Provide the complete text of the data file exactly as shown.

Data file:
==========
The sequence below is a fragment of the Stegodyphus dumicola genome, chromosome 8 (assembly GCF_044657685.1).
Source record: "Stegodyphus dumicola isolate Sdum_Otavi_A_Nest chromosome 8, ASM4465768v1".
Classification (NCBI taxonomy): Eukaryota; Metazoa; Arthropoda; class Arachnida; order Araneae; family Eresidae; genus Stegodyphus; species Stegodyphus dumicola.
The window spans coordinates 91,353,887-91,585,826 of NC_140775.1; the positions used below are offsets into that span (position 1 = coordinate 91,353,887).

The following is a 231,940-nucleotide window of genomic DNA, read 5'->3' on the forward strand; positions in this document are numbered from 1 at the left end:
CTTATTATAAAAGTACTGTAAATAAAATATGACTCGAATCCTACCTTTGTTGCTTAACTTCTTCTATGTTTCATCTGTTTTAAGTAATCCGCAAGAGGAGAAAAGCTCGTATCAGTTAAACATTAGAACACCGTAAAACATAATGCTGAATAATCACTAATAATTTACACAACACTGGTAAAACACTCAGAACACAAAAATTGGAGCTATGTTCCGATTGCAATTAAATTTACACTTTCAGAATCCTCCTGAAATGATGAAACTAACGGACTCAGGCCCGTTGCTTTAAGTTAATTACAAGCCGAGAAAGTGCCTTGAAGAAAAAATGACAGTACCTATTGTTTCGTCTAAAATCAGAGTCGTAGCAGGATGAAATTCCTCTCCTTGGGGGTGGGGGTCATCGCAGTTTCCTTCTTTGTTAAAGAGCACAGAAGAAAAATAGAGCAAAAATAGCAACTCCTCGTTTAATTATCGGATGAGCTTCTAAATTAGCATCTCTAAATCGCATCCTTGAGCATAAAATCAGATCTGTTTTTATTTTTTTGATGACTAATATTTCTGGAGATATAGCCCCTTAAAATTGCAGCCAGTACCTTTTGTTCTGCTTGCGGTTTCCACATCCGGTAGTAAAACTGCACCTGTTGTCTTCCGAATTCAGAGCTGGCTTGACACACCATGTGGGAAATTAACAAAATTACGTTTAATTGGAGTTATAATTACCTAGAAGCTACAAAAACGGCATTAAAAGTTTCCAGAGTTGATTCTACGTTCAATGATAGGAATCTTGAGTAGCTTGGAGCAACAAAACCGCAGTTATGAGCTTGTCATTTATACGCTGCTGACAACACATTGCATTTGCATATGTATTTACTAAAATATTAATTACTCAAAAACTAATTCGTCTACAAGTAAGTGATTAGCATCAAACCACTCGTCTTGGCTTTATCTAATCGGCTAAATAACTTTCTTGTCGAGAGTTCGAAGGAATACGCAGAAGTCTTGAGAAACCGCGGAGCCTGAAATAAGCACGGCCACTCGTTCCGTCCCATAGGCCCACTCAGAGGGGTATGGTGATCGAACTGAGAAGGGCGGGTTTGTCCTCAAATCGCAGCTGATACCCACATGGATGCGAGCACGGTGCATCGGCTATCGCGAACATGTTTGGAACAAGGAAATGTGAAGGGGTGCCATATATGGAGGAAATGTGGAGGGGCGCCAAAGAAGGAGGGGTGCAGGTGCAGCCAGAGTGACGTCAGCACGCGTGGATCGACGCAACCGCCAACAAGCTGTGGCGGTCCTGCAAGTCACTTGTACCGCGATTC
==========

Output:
The sequence below is a fragment of the Stegodyphus dumicola genome, chromosome 8 (assembly GCF_044657685.1).
Source record: "Stegodyphus dumicola isolate Sdum_Otavi_A_Nest chromosome 8, ASM4465768v1".
Classification (NCBI taxonomy): Eukaryota; Metazoa; Arthropoda; class Arachnida; order Araneae; family Eresidae; genus Stegodyphus; species Stegodyphus dumicola.
The window spans coordinates 91,353,887-91,585,826 of NC_140775.1; the positions used below are offsets into that span (position 1 = coordinate 91,353,887).

The following is a 231,940-nucleotide window of genomic DNA, read 5'->3' on the forward strand; positions in this document are numbered from 1 at the left end:
CTTATTATAAAAGTACTGTAAATAAAATATGACTCGAATCCTACCTTTGTTGCTTAACTTCTTCTATGTTTCATCTGTTTTAAGTAATCCGCAAGAGGAGAAAAGCTCGTATCAGTTAAACATTAGAACACCGTAAAACATAATGCTGAATAATCACTAATAATTTACACAACACTGGTAAAACACTCAGAACACAAAAATTGGAGCTATGTTCCGATTGCAATTAAATTTACACTTTCAGAATCCTCCTGAAATGATGAAACTAACGGACTCAGGCCCGTTGCTTTAAGTTAATTACAAGCCGAGAAAGTGCCTTGAAGAAAAAATGACAGTACCTATTGTTTCGTCTAAAATCAGAGTCGTAGCAGGATGAAATTCCTCTCCTTGGGGGTGGGGGTCATCGCAGTTTCCTTCTTTGTTAAAGAGCACAGAAGAAAAATAGAGCAAAAATAGCAACTCCTCGTTTAATTATCGGATGAGCTTCTAAATTAGCATCTCTAAATCGCATCCTTGAGCATAAAATCAGATCTGTTTTTATTTTTTTGATGACTAATATTTCTGGAGATATAGCCCCTTAAAATTGCAGCCAGTACCTTTTGTTCTGCTTGCGGTTTCCACATCCGGTAGTAAAACTGCACCTGTTGTCTTCCGAATTCAGAGCTGGCTTGACACACCATGTGGGAAATTAACAAAATTACGTTTAATTGGAGTTATAATTACCTAGAAGCTACAAAAACGGCATTAAAAGTTTCCAGAGTTGATTCTACGTTCAATGATAGGAATCTTGAGTAGCTTGGAGCAACAAAACCGCAGTTATGAGCTTGTCATTTATACGCTGCTGACAACACATTGCATTTGCATATGTATTTACTAAAATATTAATTACTCAAAAACTAATTCGTCTACAAGTAAGTGATTAGCATCAAACCACTCGTCTTGGCTTTATCTAATCGGCTAAATAACTTTCTTGTCGAGAGTTCGAAGGAATACGCAGAAGTCTTGAGAAACCGCGGAGCCTGAAATAAGCACGGCCACTCGTTCCGTCCCATAGGCCCACTCAGAGGGGTATGGTGATCGAACTGAGAAGGGCGGGTTTGTCCTCAAATCGCAGCTGATACCCACATGGATGCGAGCACGGTGCATCGGCTATCGCGAACATGTTTGGAACAAGGAAATGTGAAGGGGTGCCATATATGGAGGAAATGTGGAGGGGCGCCAAAGAAGGAGGGGTGCAGGTGCAGCCAGAGTGACGTCAGCACGCGTGGATCGACGCAACCGCCAACAAGCTGTGGCGGTCCTGCAAGTCACTTGTACCGCGATTC